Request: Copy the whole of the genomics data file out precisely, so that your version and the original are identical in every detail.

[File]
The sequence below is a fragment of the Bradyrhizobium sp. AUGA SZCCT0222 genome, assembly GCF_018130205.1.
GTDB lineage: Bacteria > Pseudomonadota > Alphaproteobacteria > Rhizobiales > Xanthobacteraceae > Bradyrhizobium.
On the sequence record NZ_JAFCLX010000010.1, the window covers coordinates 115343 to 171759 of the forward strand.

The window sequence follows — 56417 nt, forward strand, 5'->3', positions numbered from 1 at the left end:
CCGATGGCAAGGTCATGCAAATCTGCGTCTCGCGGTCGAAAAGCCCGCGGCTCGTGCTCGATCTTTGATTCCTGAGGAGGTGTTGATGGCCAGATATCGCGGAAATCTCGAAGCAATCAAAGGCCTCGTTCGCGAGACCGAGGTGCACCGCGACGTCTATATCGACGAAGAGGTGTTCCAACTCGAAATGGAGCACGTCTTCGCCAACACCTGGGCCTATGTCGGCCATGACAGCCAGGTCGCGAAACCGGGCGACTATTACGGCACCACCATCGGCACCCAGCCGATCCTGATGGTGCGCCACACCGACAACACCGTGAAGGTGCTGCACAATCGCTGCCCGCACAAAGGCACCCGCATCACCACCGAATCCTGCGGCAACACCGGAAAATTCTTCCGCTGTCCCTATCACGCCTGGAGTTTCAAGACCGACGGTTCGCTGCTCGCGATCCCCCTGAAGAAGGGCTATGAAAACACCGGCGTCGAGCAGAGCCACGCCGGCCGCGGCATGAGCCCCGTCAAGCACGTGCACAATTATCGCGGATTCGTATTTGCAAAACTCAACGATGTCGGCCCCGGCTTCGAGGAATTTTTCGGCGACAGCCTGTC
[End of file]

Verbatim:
The sequence below is a fragment of the Bradyrhizobium sp. AUGA SZCCT0222 genome, assembly GCF_018130205.1.
GTDB lineage: Bacteria > Pseudomonadota > Alphaproteobacteria > Rhizobiales > Xanthobacteraceae > Bradyrhizobium.
On the sequence record NZ_JAFCLX010000010.1, the window covers coordinates 115343 to 171759 of the forward strand.

The window sequence follows — 56417 nt, forward strand, 5'->3', positions numbered from 1 at the left end:
CCGATGGCAAGGTCATGCAAATCTGCGTCTCGCGGTCGAAAAGCCCGCGGCTCGTGCTCGATCTTTGATTCCTGAGGAGGTGTTGATGGCCAGATATCGCGGAAATCTCGAAGCAATCAAAGGCCTCGTTCGCGAGACCGAGGTGCACCGCGACGTCTATATCGACGAAGAGGTGTTCCAACTCGAAATGGAGCACGTCTTCGCCAACACCTGGGCCTATGTCGGCCATGACAGCCAGGTCGCGAAACCGGGCGACTATTACGGCACCACCATCGGCACCCAGCCGATCCTGATGGTGCGCCACACCGACAACACCGTGAAGGTGCTGCACAATCGCTGCCCGCACAAAGGCACCCGCATCACCACCGAATCCTGCGGCAACACCGGAAAATTCTTCCGCTGTCCCTATCACGCCTGGAGTTTCAAGACCGACGGTTCGCTGCTCGCGATCCCCCTGAAGAAGGGCTATGAAAACACCGGCGTCGAGCAGAGCCACGCCGGCCGCGGCATGAGCCCCGTCAAGCACGTGCACAATTATCGCGGATTCGTATTTGCAAAACTCAACGATGTCGGCCCCGGCTTCGAGGAATTTTTCGGCGACAGCCTGTC